The Most Important Month for Muslims: Ramadan

The Most Important Month for Muslims: Ramadan

By Adrienne Moch

I’ve certainly heard of Ramadan, but before I started doing research about it for this article, I can honestly say I knew nothing about it. Unless you’re Muslim, you may share that lack of knowledge.

It can be quite enlightening to learn about religions other than your own; often, there’s more in common than you might think. And, it’s not like Muslims are a small minority — according to a 2015 survey, there are nearly two billion adherents around the world (almost a quarter of the population) and 50 Muslim-majority countries.

Ramadan 2019 began on Sunday, May 5 and will last through sundown on Tuesday, June 4. Observing it is one of the Five Pillars of Islam, the five duties that are obligatory for every Muslim. Read and learn.

What is Ramadan?

The monthlong celebration commemorates Allah, the Arabic name for God, giving the first verses of the Quran, the Muslim holy book, to the Prophet Muhammad in the year 610 A.D. For 30 days, Muslims around the world do not eat from dawn to dusk, pray intensely and gather for nightly feasts to break the fast. Ramadan is a month of personal growth that’s intended to facilitate spiritual reflection and purification.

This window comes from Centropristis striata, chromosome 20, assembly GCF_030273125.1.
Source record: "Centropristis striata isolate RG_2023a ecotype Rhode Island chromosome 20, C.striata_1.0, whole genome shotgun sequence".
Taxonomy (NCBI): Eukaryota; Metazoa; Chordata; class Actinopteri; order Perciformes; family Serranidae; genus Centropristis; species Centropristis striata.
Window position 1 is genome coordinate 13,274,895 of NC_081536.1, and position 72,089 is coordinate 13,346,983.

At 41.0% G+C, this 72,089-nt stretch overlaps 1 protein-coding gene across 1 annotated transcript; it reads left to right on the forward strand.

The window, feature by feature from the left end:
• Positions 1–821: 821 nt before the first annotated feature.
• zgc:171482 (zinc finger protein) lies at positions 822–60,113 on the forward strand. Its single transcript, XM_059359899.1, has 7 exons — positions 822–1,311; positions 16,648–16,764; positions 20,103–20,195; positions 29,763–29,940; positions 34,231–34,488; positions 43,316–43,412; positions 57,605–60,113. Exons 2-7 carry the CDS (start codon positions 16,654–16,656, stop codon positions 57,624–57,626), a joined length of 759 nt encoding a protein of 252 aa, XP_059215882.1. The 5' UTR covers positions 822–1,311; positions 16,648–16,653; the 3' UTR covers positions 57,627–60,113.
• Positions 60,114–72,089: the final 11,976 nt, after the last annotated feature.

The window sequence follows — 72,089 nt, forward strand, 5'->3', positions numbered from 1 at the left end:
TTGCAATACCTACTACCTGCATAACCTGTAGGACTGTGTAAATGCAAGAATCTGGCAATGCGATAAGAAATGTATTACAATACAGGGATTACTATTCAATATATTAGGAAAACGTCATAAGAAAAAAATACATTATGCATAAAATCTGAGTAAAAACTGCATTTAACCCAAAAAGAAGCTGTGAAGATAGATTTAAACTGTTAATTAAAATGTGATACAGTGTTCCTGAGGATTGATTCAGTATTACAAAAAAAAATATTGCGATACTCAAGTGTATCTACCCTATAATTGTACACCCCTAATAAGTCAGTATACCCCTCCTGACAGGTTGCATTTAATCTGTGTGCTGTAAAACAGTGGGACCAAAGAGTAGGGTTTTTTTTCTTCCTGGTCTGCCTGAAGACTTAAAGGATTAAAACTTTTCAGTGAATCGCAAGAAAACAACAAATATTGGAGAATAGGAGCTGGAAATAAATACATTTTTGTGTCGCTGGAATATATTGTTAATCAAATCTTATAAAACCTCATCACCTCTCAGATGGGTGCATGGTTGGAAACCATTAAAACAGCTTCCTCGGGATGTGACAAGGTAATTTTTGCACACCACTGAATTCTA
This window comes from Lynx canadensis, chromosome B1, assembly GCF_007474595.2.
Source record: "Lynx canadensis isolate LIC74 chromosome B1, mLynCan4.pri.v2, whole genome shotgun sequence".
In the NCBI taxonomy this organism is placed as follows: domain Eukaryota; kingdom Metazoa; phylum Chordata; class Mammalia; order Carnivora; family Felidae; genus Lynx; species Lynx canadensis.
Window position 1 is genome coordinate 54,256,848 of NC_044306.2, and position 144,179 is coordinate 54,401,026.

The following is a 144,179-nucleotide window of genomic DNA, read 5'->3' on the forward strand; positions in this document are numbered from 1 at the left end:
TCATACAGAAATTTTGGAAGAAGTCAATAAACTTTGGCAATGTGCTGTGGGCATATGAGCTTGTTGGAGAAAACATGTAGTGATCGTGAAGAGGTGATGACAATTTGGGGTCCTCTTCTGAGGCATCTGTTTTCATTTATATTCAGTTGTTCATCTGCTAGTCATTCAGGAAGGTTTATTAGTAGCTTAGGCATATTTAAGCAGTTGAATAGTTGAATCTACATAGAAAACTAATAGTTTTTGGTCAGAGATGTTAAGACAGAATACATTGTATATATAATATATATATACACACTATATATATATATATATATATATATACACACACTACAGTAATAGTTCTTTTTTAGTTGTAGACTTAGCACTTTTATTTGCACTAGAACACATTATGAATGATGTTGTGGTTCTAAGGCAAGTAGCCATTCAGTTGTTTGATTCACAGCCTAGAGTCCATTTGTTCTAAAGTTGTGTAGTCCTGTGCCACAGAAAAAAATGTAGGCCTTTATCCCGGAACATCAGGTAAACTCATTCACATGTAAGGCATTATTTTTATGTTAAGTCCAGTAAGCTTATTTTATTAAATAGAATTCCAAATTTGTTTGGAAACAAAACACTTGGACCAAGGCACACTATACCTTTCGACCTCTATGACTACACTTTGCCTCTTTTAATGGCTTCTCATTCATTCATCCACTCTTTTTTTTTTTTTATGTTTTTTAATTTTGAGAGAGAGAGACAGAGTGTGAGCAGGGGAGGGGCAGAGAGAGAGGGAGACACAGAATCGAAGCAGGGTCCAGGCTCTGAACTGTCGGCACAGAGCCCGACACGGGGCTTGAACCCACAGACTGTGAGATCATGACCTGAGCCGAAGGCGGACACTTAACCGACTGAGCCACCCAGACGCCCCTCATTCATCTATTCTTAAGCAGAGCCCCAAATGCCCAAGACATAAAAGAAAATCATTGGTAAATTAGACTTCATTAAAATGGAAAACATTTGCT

Ramadan’s date, which varies each year, is determined by the cycles of the moon. It’s the ninth month of the lunar Islamic calendar, and officially begins the morning after the crescent moon is visible to the naked eye. However, since the moon’s visibility differs around the world due to weather and geography, Ramadan does not officially start until religious leaders declare they’ve seen the crescent moon.

All About the Fast

Fasting is believed to be a key experience for Muslims and foundational to their religious identity. During Ramadan, Muslims enjoy a pre-dawn meal known as the suhur and at sundown they break their daylong fast with a communal meal called the iftar. Here are some of the basics about fasting — which doesn’t only apply to food:

  • It’s common for children as young as 7 to practice a limited form of fasting, but when puberty hits — around 13 or 14 — kids are expected to fast like regular adults, from sunrise to sunset.

  • Drinking anything is off-limits while fasting; pills must be swallowed dry. It’s customary to break the daily fast with water or a yogurt drink before enjoying the iftar.

  • Even chewing gum is prohibited.

  • Although it’s not an official rule, many Muslims will avoid smoking as part of their fast.

  • Beyond eating and drinking, people should also avoid behaving badly or immorally during the fast — trying not to swear, lose their tempers or gossip.

  • Married couples are expected to abstain from sex during daylight hours — something that’s as non-negotiable as avoiding food and drink — because fasting means curbing all urges.

  • Women who are pregnant, breastfeeding or menstruating aren’t expected to fast, although many still do. It’s suggested they work with their doctors to find ways that are healthy and safe for them.